With a shortfall of 58,000 points, you couldn't buy all the points you need for this reward. So instead, you compare credit cards and bonus point offers, and find a card with the following features:
Earn rate: 1 Qantas Point per $1 spent
Annual fee: $199
Points cap: None
Bonus points offer: 60,000 Qantas Points when you spend $3,000 in the first 3 months
As long as you spent at least $1,000 per month on eligible purchases with this card, you would meet the bonus point spend requirement and get an extra 60,000 Qantas Points. You'd also earn points per $1 on the $3,000 you spent, meaning you'd add 63,000 points to your account balance. This means you'd have 95,000 Qantas Points and could book your reward flight three months before your trip. You'd also continue to earn points per $1 spent on your everyday spending as long as you used this card.
Should I buy frequent flyer points or use a credit card?
The choice really depends on your circumstances and goals. With that in mind, we’ve outlined some scenarios where one of these options may be preferred to the other:
|Buying points could be good if you:
||Earning points with a credit card could be good if you:
- Are saving up for a specific reward
- Have limited time to make a redemption
- Only want to get extra frequent flyer points when you need them
- Only need a limited number of frequent flyer points for your balance
- Want to pay a fixed price for the points you need
- Rarely or never use a credit card
- Are saving up for a specific reward
- Have time to earn enough points per $1 spent for your chosen redemption
- Want to earn more frequent flyer points on an ongoing basis
- Want to take advantage of a bonus point introductory offer
- Can afford to pay a credit card annual fee every year
- Already use a credit card
Comparing the cost of buying and earning frequent flyer points
While working out the cost of buying frequent flyer points is straightforward, it's more complicated on frequent flyer credit cards because of the different features that can affect the cost of the points you earn. As a result, there is no simple way to do a general comparison of the costs between buying points and earning them.
But you can still figure out the value of specific frequent flyer rewards, point purchases and credit cards. To do this, you need to consider the following factors:
- The amount of points required for your reward
- The amount of time you have before you want to redeem your reward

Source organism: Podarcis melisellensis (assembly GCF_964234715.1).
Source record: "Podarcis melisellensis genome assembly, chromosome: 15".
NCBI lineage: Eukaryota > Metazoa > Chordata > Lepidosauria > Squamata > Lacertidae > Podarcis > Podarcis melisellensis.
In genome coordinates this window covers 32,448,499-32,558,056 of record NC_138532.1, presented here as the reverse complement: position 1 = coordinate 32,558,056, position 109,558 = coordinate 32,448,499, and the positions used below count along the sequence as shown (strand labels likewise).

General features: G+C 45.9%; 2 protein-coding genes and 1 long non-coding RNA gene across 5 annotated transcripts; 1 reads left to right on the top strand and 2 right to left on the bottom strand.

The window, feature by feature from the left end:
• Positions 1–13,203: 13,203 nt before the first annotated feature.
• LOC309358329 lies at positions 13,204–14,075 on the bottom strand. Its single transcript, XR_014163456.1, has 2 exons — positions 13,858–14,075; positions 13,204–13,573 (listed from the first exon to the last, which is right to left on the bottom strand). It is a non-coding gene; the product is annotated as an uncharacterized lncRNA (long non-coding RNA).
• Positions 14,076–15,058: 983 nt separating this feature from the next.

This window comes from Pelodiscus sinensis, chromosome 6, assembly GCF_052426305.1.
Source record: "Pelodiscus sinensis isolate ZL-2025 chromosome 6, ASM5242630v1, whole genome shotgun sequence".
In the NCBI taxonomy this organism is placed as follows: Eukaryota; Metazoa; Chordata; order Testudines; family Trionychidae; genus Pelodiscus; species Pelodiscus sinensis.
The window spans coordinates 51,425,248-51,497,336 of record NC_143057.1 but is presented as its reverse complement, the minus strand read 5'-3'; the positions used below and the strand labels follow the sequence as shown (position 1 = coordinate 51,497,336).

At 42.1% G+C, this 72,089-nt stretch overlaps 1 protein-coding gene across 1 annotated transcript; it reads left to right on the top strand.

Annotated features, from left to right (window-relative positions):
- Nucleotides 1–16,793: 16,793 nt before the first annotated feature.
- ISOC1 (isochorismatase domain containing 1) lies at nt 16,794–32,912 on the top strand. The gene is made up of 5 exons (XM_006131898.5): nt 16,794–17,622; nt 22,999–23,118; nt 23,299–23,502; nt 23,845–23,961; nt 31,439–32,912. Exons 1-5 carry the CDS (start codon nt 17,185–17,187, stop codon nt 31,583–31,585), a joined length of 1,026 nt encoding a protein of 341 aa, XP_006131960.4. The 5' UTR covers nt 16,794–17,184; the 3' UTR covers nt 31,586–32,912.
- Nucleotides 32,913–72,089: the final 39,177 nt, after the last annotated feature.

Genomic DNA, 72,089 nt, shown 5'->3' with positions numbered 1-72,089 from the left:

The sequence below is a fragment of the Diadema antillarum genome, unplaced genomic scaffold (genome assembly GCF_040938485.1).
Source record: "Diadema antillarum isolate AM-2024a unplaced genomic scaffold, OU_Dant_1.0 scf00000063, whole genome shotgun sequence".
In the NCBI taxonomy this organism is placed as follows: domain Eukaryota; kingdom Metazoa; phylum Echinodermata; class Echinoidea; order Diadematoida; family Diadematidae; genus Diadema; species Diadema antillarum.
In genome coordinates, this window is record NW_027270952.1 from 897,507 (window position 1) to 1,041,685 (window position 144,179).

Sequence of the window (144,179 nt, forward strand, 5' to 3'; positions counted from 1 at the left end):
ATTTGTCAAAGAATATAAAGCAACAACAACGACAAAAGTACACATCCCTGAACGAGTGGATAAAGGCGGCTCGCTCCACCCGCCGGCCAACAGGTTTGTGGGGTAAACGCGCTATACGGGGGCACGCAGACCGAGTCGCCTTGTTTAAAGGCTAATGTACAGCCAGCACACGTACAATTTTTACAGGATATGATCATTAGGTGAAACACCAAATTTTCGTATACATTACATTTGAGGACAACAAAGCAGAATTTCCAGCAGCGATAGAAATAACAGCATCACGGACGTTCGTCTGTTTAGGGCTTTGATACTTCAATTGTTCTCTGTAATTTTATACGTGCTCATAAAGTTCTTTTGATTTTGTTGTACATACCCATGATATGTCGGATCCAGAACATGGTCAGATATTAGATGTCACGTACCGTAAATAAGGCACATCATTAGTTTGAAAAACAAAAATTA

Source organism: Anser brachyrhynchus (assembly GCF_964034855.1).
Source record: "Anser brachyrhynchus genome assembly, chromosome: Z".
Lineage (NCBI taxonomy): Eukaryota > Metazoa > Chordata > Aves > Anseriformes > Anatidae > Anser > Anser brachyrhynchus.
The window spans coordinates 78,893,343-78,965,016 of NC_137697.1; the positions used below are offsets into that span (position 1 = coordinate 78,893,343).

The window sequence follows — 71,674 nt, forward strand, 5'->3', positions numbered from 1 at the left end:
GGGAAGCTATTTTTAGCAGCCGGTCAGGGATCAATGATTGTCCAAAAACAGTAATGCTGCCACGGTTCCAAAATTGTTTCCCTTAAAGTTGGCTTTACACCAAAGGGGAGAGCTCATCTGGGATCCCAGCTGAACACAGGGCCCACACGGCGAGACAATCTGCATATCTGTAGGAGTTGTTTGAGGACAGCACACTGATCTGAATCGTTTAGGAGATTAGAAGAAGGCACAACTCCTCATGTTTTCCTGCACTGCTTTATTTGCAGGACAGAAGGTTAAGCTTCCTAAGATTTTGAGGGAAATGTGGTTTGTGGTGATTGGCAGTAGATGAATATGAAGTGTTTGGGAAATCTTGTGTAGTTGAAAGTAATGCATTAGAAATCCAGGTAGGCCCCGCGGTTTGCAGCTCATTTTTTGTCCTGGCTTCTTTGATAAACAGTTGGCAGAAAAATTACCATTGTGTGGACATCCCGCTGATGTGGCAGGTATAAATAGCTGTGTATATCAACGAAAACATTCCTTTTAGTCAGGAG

For buying points, consider:
- The cost of the points if you bought them (refer to the prices listed on your chosen frequent flyer program's website)
- The minimum number of points you can buy (for example, 500 or 2,000 points)
- Any limits on the amount of times you can purchase points (for example, once or twice per year)
For earning points with a credit card, consider:
- The bonus points offer
- The annual fee
- The standard earn rate of the card
- Your average spending
- Any points cap
When you weigh up all of these factors, you can tell whether you will get more value from buying points or earning them. The example below highlights how each option works.
Credit card interest charges
Note that you would also have to factor in any interest charges if you carried a balance on your credit card. For the sake of the following comparison, we’ve assumed you pay your balance in full by the statement due date each month.
Example: Buying points vs using a frequent flyer credit card
Say you have booked a one-way Qantas economy fare from Sydney to London and want to upgrade it to business class for a total of 120,000 Qantas Points. You already have 98,000 points, meaning you need another 22,000 points for this reward. Here's how you could compare the value of buying the extra points or getting them with a frequent flyer credit card:
Points required: 22,000 Qantas Points
Amount of time before your flight: 6 months
The Qantas Frequent Flyer program’s Top-up Points service allows you to buy points for rewards twice in a 12-month period, with a minimum of 500 points. So as long as you met these requirements, you could buy the remaining 22,000 points for $608.50.
In comparison, let's say your also considering a Qantas Frequent Flyer credit card with the following features:
Bonus point offer: 50,000 Qantas points when you spend $2,500 in the first 3 months
Annual fee: $250
Standard earn rate: 0.75 Qantas point per $1 spent, uncapped
Average credit card spending: $4,000 per month
Based on your average monthly spending, you'd meet the 50,000 bonus point requirements in the first month you have the card. You'd also earn an extra 3,000 points in that time, meaning you'd get a total of 53,000 points for an upfront cost of $250 in the form of the card's annual fee. This would bring your Qantas Points balance to 151,000 points within 5 months of your flight. To summarise the costs of buying and earning points in this scenario:
Buying points: $608.50 for 22,000 points
Earning points with this credit card: $250 (annual fee) for a total of 53,000 points in 1 month
In this scenario, you would save $358 and earn 31,000 more points by getting the frequent flyer credit card instead of buying points. You'd also continue to earn around 3,000 points per month by using the credit card for your everyday spending. But it's also worth noting that, in this case, if there was no bonus point offer, buying points could be the more valuable option.
Both buying points and earning them with a credit card can be valuable options when you’re looking for a way to get the extra frequent flyer points for a flight or upgrade. Understanding the differences between the two methods will help you choose the right option based on your personal circumstances and preferences.
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Rates last updated August 23rd, 2019